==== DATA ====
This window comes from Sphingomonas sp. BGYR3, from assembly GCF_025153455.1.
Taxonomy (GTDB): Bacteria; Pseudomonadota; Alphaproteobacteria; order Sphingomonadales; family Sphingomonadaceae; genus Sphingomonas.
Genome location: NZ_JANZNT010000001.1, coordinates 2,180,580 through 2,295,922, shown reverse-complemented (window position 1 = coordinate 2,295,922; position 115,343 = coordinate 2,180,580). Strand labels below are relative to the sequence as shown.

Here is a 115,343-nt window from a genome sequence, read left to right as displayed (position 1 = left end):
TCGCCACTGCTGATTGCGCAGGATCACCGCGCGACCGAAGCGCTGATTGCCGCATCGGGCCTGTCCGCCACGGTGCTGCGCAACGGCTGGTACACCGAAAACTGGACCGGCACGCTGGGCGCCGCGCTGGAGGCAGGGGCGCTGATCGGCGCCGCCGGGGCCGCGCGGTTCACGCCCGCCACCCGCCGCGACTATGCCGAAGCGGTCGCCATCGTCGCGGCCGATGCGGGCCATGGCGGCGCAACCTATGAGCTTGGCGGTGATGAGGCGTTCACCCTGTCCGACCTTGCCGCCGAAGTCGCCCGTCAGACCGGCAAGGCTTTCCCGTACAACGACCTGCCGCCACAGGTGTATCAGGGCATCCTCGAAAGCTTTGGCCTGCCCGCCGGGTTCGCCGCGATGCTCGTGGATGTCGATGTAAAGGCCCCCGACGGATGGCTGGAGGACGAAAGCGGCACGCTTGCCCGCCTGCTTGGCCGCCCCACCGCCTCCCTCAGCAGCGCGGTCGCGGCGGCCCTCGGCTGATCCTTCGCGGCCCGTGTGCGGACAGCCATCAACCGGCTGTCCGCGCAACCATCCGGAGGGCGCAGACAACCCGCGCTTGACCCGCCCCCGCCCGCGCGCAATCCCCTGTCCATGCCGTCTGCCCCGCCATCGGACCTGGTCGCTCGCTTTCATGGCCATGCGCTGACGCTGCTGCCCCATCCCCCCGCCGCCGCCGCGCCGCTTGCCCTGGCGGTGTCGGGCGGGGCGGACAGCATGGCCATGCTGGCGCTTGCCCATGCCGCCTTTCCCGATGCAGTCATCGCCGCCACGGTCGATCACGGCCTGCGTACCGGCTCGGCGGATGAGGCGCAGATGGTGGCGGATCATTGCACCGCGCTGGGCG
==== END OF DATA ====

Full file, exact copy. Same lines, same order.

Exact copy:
This window comes from Sphingomonas sp. BGYR3, from assembly GCF_025153455.1.
Taxonomy (GTDB): Bacteria; Pseudomonadota; Alphaproteobacteria; order Sphingomonadales; family Sphingomonadaceae; genus Sphingomonas.
Genome location: NZ_JANZNT010000001.1, coordinates 2,180,580 through 2,295,922, shown reverse-complemented (window position 1 = coordinate 2,295,922; position 115,343 = coordinate 2,180,580). Strand labels below are relative to the sequence as shown.

Here is a 115,343-nt window from a genome sequence, read left to right as displayed (position 1 = left end):
TCGCCACTGCTGATTGCGCAGGATCACCGCGCGACCGAAGCGCTGATTGCCGCATCGGGCCTGTCCGCCACGGTGCTGCGCAACGGCTGGTACACCGAAAACTGGACCGGCACGCTGGGCGCCGCGCTGGAGGCAGGGGCGCTGATCGGCGCCGCCGGGGCCGCGCGGTTCACGCCCGCCACCCGCCGCGACTATGCCGAAGCGGTCGCCATCGTCGCGGCCGATGCGGGCCATGGCGGCGCAACCTATGAGCTTGGCGGTGATGAGGCGTTCACCCTGTCCGACCTTGCCGCCGAAGTCGCCCGTCAGACCGGCAAGGCTTTCCCGTACAACGACCTGCCGCCACAGGTGTATCAGGGCATCCTCGAAAGCTTTGGCCTGCCCGCCGGGTTCGCCGCGATGCTCGTGGATGTCGATGTAAAGGCCCCCGACGGATGGCTGGAGGACGAAAGCGGCACGCTTGCCCGCCTGCTTGGCCGCCCCACCGCCTCCCTCAGCAGCGCGGTCGCGGCGGCCCTCGGCTGATCCTTCGCGGCCCGTGTGCGGACAGCCATCAACCGGCTGTCCGCGCAACCATCCGGAGGGCGCAGACAACCCGCGCTTGACCCGCCCCCGCCCGCGCGCAATCCCCTGTCCATGCCGTCTGCCCCGCCATCGGACCTGGTCGCTCGCTTTCATGGCCATGCGCTGACGCTGCTGCCCCATCCCCCCGCCGCCGCCGCGCCGCTTGCCCTGGCGGTGTCGGGCGGGGCGGACAGCATGGCCATGCTGGCGCTTGCCCATGCCGCCTTTCCCGATGCAGTCATCGCCGCCACGGTCGATCACGGCCTGCGTACCGGCTCGGCGGATGAGGCGCAGATGGTGGCGGATCATTGCACCGCGCTGGGCG